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Enchanted Europe: Superstition, Reason, & Religion, 1250-1750 (review)

Enchanted Europe: Superstition, Reason, & Religion, 1250-1750 (review) Magic, Ritual, and Witchcraft Summer 2012 ingen's stubborn legalism clashed with the rigorism of the lay judges in the village courts, who were most eager to use torture to get speedy confessions. Once more, Sauter demonstrates that the driving force of the persecutions were local courts run by lay judges who came under massive pressure from the so-called common men. The higher strata of the administration and the judiciary were comparatively skeptical. At least, they were not willing to bend the rules of due process, no matter if the country people thought they had caught a disciple of Satan. Unfortunately, Sauter does not realize the connection between state building and patterns of witch-hunting.2 The crowning piece of this most painstaking (if we may use the term in connection with a book on torture) study is the summary. A mere page and a half give the reader the very essence of the preceding 278 pages. This is a bold understatement but it works nevertheless. If you do not trust your German entirely, trust Sauter's style to guide you. She writes plainly and matter-of-factly, sometimes maybe verging on the brusque, but never dull. Sauter's book provides you with all the http://www.deepdyve.com/assets/images/DeepDyve-Logo-lg.png Magic, Ritual, and Witchcraft University of Pennsylvania Press

Enchanted Europe: Superstition, Reason, & Religion, 1250-1750 (review)

Magic, Ritual, and Witchcraft , Volume 7 (1) – May 12, 2012

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Publisher
University of Pennsylvania Press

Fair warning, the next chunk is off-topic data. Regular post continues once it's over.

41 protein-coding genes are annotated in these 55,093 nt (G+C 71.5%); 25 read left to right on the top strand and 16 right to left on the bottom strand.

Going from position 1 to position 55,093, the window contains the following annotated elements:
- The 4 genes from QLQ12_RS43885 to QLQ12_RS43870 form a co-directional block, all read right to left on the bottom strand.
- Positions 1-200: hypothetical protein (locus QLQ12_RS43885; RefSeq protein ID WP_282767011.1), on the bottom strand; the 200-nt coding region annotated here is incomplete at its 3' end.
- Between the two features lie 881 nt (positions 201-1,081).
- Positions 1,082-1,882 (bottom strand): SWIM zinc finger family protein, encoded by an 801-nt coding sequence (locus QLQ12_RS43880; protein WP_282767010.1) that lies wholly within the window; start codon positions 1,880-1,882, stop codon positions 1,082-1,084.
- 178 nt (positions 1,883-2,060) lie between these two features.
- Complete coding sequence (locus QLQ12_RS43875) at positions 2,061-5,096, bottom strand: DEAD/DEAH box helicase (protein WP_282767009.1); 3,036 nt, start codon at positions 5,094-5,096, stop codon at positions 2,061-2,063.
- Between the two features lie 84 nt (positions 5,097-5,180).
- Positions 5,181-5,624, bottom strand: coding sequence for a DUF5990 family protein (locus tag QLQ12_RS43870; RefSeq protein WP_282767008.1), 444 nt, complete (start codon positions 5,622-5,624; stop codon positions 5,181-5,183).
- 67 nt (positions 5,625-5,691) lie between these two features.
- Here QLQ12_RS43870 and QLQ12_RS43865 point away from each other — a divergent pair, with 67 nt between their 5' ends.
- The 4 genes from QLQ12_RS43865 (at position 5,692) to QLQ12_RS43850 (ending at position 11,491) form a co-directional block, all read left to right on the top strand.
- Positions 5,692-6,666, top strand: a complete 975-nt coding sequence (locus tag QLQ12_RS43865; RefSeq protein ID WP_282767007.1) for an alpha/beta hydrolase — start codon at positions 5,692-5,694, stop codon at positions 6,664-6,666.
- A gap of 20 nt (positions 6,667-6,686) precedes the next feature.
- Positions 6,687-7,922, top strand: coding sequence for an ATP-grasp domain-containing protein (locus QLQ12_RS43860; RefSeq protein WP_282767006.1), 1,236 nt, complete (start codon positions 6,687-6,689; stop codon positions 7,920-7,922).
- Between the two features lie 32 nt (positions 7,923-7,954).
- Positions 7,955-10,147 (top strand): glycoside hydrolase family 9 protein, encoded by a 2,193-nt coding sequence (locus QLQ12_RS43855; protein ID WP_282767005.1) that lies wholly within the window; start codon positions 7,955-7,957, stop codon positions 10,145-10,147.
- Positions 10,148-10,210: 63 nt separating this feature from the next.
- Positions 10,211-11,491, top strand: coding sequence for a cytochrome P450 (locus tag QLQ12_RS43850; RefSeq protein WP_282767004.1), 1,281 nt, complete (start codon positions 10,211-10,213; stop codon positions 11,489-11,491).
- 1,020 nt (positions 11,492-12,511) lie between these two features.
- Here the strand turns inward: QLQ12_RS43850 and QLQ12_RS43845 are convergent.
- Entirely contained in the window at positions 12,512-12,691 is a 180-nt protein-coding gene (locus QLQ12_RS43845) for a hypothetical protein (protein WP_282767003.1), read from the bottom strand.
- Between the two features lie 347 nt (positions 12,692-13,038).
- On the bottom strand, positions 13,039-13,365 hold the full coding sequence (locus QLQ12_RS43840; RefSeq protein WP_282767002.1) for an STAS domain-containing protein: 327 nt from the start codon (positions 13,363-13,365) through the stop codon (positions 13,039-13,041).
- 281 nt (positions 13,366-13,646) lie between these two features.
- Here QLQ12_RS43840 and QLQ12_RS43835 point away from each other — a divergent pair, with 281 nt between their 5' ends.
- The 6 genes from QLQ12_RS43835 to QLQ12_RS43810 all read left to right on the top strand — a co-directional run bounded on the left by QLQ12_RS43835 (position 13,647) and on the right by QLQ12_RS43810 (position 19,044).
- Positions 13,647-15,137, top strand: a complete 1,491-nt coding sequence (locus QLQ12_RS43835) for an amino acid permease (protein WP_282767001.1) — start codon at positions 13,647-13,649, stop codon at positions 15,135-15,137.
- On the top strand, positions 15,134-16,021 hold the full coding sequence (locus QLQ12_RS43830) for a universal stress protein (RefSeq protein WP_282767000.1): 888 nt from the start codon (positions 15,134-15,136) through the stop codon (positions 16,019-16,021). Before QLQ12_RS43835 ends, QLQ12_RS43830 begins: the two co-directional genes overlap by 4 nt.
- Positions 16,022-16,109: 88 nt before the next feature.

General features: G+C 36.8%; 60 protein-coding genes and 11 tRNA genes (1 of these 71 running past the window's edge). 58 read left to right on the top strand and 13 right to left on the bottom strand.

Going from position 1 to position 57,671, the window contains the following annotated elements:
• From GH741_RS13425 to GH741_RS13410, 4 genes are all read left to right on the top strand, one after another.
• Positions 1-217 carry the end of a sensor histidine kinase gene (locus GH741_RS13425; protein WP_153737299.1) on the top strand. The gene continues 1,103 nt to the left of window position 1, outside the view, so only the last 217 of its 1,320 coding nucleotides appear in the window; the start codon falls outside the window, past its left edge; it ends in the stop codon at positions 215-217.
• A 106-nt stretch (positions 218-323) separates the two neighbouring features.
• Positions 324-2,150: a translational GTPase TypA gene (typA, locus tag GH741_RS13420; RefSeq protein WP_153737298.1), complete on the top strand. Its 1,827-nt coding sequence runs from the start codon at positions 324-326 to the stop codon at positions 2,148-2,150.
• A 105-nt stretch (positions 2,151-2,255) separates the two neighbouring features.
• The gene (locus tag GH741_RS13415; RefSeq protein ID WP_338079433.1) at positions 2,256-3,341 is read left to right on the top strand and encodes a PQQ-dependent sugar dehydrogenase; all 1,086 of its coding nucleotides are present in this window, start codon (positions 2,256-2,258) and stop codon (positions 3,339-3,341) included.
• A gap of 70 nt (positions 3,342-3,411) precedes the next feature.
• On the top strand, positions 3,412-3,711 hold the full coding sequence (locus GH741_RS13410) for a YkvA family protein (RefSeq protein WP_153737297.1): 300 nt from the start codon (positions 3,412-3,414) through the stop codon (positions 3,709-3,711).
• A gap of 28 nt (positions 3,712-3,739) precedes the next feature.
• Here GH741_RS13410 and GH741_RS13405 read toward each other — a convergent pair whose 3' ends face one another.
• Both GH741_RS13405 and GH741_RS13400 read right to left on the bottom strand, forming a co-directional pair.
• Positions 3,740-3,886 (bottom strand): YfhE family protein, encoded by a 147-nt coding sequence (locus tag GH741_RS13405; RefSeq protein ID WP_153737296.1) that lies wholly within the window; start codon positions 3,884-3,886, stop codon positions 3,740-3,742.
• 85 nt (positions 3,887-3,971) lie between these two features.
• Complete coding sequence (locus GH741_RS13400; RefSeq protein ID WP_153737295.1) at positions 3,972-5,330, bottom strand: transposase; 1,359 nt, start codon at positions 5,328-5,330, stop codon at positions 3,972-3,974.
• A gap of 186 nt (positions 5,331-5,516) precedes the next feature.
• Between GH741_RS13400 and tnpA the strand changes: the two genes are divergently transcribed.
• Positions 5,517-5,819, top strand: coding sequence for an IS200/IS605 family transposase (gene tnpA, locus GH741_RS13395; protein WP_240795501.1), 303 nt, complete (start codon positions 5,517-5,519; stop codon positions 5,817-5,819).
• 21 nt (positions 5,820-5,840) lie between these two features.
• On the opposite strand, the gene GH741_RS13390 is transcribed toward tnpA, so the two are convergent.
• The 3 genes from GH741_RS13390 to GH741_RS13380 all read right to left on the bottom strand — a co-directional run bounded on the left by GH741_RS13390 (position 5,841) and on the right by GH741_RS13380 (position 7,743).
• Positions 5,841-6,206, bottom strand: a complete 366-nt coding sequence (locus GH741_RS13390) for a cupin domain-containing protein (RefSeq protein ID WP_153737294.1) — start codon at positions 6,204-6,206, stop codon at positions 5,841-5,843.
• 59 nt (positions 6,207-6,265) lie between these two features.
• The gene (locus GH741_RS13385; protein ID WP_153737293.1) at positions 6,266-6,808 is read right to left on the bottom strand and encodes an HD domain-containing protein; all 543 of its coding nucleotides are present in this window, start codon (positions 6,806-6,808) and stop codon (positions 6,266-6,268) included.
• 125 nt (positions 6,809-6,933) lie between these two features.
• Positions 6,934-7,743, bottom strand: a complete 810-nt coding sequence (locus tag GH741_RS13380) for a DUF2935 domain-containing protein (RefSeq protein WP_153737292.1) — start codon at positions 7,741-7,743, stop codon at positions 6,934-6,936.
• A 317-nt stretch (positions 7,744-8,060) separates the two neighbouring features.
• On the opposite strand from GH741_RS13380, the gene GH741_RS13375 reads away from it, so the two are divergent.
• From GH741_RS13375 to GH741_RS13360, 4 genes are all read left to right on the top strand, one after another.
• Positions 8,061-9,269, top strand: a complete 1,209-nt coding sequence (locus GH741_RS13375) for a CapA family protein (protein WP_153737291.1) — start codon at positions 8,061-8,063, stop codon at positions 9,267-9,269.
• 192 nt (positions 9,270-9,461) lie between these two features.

Copyright
The University of Pennsylvania Press
ISSN
1940-5111
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Abstract

Magic, Ritual, and Witchcraft Summer 2012 ingen's stubborn legalism clashed with the rigorism of the lay judges in the village courts, who were most eager to use torture to get speedy confessions. Once more, Sauter demonstrates that the driving force of the persecutions were local courts run by lay judges who came under massive pressure from the so-called common men. The higher strata of the administration and the judiciary were comparatively skeptical. At least, they were not willing to bend the rules of due process, no matter if the country people thought they had caught a disciple of Satan. Unfortunately, Sauter does not realize the connection between state building and patterns of witch-hunting.2 The crowning piece of this most painstaking (if we may use the term in connection with a book on torture) study is the summary. A mere page and a half give the reader the very essence of the preceding 278 pages. This is a bold understatement but it works nevertheless. If you do not trust your German entirely, trust Sauter's style to guide you. She writes plainly and matter-of-factly, sometimes maybe verging on the brusque, but never dull. Sauter's book provides you with all the

Journal

Magic, Ritual, and WitchcraftUniversity of Pennsylvania Press

Published: May 12, 2012

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